Truth premiered yesterday at TIFF!
Introduced hiring a lawyer who will represent her during an internal investigation that CBS is conducting, Mapes initially comes across as a figure only moderately less wired and desperate than the Xanax-popping socialite Blanchett played in “Blue Jasmine.”
Suffering only from a measure of familiarity when set beside the actress’s other work, Blanchett’s performance is forceful yet delicately shaded, and she renders Mapes with admirable complexity: We see a hard-working wife and mother who struggles to find time with her supportive husband (John Benjamin Hickey) and young son, but also a tough-as-nails producer whose excitement outstripped her attention to detail at one crucial moment. She is, too, a successful career woman frequently accused of harboring a radical feminist agenda and/or allowing her liberal politics (which is to say, her emotions) to interfere with her professional distance — a charge that Vanderbilt allows Mapes to answer with blistering eloquence in one of his most pointedly written and directed scenes.
The film’s focus is on Mapes, played by Blanchett as a whip-smart, shiv-sharp newshound whose pursuit of the truth may have blinded her to more practical fact-checking problems. The movie might have been adapted from Mapes’s 2005 memoir, but Truth doesn’t sanctify or lionize its controversial author: Instead, she’s portrayed here as unapologetically hard-charging — even when she might be charging in the wrong direction — and Blanchett’s performance, one of her best, finds her wielding Mapes’s intelligence as both a weapon and a defense mechanism. Blanchett has already stirred up serious Oscar talk with this year’s forthcoming, universally belovedCarol; her turn in Truth makes a double nomination totally plausible.
Blanchett, a commanding figure who scowls her way through every argument, gives Mapes an involving screen presence that elaborates on the character’s staunch resolve much better than the straightforward script. Fortunately, “Truth” mostly stays with Mapes, and Blachett embodies her with a delightful spark even as her professional life collapses.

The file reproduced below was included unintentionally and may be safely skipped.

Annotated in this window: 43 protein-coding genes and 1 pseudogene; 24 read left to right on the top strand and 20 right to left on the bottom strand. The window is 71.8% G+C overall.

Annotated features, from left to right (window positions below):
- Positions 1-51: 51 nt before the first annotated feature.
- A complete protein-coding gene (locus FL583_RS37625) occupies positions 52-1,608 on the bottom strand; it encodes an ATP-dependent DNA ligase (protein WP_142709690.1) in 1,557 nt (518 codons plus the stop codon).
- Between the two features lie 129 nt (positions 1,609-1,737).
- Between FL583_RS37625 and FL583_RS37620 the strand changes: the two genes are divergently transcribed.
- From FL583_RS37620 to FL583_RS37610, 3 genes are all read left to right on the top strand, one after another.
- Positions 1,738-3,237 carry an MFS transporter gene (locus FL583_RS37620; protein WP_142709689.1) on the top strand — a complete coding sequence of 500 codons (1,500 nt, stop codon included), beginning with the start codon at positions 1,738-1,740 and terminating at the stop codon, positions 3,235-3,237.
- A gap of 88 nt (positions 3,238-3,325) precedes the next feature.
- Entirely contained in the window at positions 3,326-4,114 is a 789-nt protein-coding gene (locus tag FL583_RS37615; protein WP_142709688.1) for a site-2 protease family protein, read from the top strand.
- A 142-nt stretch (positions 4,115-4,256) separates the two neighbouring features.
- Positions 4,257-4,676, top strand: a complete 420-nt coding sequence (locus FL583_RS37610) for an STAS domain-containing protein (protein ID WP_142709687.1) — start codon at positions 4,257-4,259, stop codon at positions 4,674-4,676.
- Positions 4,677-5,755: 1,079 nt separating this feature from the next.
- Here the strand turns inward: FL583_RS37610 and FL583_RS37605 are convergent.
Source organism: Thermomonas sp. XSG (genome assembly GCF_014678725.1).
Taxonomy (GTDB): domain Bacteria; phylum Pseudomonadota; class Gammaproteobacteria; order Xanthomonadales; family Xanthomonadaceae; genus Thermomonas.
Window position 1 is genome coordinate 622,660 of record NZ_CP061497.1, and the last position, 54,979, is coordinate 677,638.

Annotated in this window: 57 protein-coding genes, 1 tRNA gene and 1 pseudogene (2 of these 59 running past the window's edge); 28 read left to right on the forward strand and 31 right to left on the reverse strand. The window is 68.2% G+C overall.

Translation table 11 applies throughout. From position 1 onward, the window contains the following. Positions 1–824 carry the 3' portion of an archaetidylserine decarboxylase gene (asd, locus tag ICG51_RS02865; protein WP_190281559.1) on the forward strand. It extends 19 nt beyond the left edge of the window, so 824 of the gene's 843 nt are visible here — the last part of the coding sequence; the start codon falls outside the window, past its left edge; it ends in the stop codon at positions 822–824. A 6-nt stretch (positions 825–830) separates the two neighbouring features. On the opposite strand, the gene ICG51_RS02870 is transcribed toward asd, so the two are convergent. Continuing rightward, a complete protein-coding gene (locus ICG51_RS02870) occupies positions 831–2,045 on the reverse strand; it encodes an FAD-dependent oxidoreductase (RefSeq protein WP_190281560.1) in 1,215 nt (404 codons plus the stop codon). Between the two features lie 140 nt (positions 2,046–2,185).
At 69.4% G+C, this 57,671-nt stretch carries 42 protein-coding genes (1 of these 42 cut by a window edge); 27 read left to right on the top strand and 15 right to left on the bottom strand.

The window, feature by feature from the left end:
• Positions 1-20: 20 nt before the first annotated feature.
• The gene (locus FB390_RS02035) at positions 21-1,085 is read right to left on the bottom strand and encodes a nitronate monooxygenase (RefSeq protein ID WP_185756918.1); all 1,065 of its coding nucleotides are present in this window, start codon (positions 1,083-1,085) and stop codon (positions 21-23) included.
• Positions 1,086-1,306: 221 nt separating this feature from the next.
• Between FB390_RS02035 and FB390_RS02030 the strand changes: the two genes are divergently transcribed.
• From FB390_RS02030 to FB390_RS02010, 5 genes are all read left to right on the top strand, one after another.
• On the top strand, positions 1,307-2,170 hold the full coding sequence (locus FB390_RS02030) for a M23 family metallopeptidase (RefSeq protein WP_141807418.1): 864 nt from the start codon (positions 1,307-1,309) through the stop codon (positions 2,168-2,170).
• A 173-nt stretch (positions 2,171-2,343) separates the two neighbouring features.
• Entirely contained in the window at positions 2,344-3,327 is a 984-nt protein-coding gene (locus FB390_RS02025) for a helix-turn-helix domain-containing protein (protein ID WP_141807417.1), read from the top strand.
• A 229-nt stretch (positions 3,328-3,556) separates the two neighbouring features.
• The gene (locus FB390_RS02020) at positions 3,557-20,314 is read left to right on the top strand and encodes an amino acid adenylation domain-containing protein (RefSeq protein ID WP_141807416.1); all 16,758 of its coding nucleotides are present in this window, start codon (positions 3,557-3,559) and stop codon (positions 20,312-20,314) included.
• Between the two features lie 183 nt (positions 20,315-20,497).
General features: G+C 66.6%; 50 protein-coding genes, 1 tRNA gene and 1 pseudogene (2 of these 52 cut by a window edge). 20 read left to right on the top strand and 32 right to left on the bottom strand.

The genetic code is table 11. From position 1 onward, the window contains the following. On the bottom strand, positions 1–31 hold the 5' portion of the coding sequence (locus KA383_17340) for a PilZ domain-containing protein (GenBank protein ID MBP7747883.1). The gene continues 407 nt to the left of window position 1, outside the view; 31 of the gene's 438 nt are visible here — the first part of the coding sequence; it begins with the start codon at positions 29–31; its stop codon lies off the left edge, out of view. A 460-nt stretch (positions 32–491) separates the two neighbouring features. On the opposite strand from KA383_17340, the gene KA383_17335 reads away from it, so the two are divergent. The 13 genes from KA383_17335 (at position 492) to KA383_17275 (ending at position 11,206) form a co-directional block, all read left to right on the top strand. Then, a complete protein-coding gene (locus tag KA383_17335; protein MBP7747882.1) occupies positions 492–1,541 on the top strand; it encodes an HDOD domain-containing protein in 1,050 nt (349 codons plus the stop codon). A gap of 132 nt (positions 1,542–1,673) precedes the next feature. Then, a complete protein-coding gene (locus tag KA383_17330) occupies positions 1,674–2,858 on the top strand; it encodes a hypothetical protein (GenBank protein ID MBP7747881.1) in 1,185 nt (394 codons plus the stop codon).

The cast play their roles with dignity, even if they aren’t given much dimension. This particularly cripples Redford as Dan Rather, who winds being left with the most to lose as the Bush story goes south. But the film would have us believe he comfortably rolled with the punches as his reputation was dragged through the mud, while playing America’s paternal courier of journalistic courage right to the end. Meanwhile, Blanchett eagerly steps in the role of the scrappy Mapes, and though her part is both precise and predictably played, it’s not a great shock that when given the shot to utilize a few more muscles, she knocks it out of the park. A heartbreaking telephone conversation between Mapes and her father is genuinely moving, and Blanchett is beautifully brittle in a key deposition scene.
For starters, Truth is blessed with another galvanizing performance by Blanchett, who comes on strong but in a very human way as a high-powered newswoman seemingly at the top of her game. Blanchett gives this dynamo of intelligence and doggedness a real human dimension that allows the propulsive drama to breathe; it’s another stellar performance that rates among her best.
Much will likely be heard in the coming months of Blanchett’s fiery performance as Mapes, who is portrayed as thorny and complicated but driven by passion and idealism. The film, which opens in theaters Oct. 16, builds toward a climactic speech in which Mapes tells off the panel assigned to investigate her reporting. It’s a knockout moment for Blanchett.